Increasing the participation of women in STEMM is not just about equity, it’s about ensuring the best share of bright minds. It’s about the future of our economies and solving the big problems we all face. And it is about equity too.
What’s needed is long-term sustained, comprehensive efforts spread across the entire life span, to attract and retain more women in sciences. Participation is how it works. Participation means role models. It also changes the culture and unspoken biases that either block girls from choosing science, or make them want to leave too early in their STEM careers.
What’s needed is long-term, extensive change we can all be part of. We can all encourage and celebrate women and girls’ aspirations, cleverness and achievement. We all know that achieving excellence in the fields of STEM requires sustained effort of itself: the effort to master and then to advance scientific and technical endeavours requires dedication to develop and then succeed, and it takes decades of persistent effort to become a leading scientist or engineer.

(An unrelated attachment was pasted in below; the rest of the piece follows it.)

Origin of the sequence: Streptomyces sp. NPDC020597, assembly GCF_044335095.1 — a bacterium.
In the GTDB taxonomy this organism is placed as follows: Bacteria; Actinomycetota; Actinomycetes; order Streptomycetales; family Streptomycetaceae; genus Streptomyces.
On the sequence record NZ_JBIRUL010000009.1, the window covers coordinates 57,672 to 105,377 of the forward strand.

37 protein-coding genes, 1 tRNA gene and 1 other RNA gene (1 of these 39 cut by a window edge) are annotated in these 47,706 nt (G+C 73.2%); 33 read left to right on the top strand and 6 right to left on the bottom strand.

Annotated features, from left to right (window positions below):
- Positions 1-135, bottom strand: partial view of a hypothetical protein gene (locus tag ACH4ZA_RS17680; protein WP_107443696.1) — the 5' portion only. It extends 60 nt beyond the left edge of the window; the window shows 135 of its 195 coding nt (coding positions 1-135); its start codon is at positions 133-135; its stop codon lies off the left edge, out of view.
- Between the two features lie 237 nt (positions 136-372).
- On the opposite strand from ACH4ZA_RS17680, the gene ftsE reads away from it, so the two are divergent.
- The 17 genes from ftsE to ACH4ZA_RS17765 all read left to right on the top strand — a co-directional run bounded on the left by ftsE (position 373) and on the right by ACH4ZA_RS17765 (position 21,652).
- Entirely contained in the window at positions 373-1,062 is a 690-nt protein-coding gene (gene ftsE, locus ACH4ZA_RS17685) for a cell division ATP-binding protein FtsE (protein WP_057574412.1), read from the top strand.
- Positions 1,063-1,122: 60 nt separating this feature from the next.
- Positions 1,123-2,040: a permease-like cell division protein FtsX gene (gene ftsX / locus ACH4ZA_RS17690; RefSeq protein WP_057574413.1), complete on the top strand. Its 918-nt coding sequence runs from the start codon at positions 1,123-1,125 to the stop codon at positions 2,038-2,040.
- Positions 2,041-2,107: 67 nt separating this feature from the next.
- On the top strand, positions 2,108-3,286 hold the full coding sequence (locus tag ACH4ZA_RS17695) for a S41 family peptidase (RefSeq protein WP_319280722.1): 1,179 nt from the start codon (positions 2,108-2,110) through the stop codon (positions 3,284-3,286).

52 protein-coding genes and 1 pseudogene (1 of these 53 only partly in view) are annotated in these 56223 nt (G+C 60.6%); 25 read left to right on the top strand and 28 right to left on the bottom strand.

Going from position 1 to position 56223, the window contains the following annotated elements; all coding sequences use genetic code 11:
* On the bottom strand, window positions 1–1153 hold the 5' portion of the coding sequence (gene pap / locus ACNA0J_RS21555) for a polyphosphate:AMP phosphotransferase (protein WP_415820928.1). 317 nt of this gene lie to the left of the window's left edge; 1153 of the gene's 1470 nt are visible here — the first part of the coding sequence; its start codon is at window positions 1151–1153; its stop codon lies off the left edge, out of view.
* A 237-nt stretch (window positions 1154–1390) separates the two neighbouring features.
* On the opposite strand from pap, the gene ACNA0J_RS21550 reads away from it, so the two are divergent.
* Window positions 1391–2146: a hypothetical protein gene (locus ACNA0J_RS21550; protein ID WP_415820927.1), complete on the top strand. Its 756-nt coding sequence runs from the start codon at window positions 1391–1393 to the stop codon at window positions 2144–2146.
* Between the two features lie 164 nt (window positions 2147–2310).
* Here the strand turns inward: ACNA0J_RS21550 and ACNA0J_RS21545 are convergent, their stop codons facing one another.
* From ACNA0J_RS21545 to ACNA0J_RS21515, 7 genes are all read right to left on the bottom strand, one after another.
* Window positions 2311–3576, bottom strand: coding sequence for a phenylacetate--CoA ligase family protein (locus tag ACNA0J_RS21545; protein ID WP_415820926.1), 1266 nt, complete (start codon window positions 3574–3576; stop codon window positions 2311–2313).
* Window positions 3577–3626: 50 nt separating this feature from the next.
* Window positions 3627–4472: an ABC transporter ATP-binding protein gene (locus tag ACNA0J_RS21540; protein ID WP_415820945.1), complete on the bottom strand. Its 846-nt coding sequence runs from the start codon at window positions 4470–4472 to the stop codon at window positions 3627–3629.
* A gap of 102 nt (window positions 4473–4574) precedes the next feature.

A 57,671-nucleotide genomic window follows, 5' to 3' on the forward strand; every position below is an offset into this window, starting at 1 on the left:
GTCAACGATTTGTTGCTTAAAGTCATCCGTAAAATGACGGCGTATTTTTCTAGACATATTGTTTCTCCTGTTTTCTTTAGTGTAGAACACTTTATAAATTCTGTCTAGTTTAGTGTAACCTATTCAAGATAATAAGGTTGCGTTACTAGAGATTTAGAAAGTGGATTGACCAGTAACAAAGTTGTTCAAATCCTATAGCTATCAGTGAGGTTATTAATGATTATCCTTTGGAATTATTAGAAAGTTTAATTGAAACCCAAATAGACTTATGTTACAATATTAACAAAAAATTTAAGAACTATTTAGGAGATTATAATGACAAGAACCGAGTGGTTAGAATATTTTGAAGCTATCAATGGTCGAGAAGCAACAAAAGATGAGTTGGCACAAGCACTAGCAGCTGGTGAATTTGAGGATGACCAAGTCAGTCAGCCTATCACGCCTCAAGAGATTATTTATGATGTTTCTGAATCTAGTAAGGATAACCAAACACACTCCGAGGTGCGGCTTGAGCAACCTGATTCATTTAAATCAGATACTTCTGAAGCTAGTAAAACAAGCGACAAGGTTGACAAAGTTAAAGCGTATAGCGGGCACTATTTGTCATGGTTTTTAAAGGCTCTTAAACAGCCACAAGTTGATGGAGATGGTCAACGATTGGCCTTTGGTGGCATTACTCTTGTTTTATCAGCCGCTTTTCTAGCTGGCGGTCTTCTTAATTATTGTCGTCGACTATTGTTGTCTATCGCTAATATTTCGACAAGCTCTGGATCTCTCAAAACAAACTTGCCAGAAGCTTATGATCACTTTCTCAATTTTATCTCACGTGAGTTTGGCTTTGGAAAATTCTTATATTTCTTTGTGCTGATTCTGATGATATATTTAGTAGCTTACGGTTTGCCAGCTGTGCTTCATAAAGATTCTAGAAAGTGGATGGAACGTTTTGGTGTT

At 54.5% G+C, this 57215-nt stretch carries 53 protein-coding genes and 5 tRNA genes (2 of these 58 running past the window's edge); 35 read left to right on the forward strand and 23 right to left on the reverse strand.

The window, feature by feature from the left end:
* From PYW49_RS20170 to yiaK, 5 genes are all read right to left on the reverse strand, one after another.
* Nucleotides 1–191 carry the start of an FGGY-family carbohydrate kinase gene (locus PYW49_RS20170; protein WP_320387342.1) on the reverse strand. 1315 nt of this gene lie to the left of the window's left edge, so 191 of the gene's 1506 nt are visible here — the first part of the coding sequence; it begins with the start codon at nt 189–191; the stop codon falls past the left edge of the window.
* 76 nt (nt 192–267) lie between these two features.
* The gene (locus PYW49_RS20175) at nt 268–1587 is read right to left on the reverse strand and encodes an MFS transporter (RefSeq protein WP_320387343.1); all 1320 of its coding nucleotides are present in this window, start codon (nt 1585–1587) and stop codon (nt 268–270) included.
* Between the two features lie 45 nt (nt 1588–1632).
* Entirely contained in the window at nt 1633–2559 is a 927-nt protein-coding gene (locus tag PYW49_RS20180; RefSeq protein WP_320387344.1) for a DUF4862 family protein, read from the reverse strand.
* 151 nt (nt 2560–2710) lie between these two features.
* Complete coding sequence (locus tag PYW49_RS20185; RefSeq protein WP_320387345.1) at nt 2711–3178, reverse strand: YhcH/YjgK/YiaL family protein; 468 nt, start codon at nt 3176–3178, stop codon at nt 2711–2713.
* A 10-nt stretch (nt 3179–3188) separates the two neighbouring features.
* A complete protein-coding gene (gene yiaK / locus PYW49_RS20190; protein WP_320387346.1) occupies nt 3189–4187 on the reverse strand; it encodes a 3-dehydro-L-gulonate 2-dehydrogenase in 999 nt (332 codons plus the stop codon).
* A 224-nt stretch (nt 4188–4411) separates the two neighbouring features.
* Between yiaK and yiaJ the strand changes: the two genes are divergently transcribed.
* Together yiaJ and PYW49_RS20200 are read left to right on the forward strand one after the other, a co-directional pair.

Even our universities need to lift their game in supporting women in developing their academic careers. In my work in academic search, so many talent sources are not paying attention to the talented women. Even hiring managers and selection committee members too often are not doing all they can to promote women to leadership positions.
And it’s up to us women: proudly aim high for ourselves, for our sisters, daughters, nieces and grandchildren. We have so much to offer. And our planet needs it.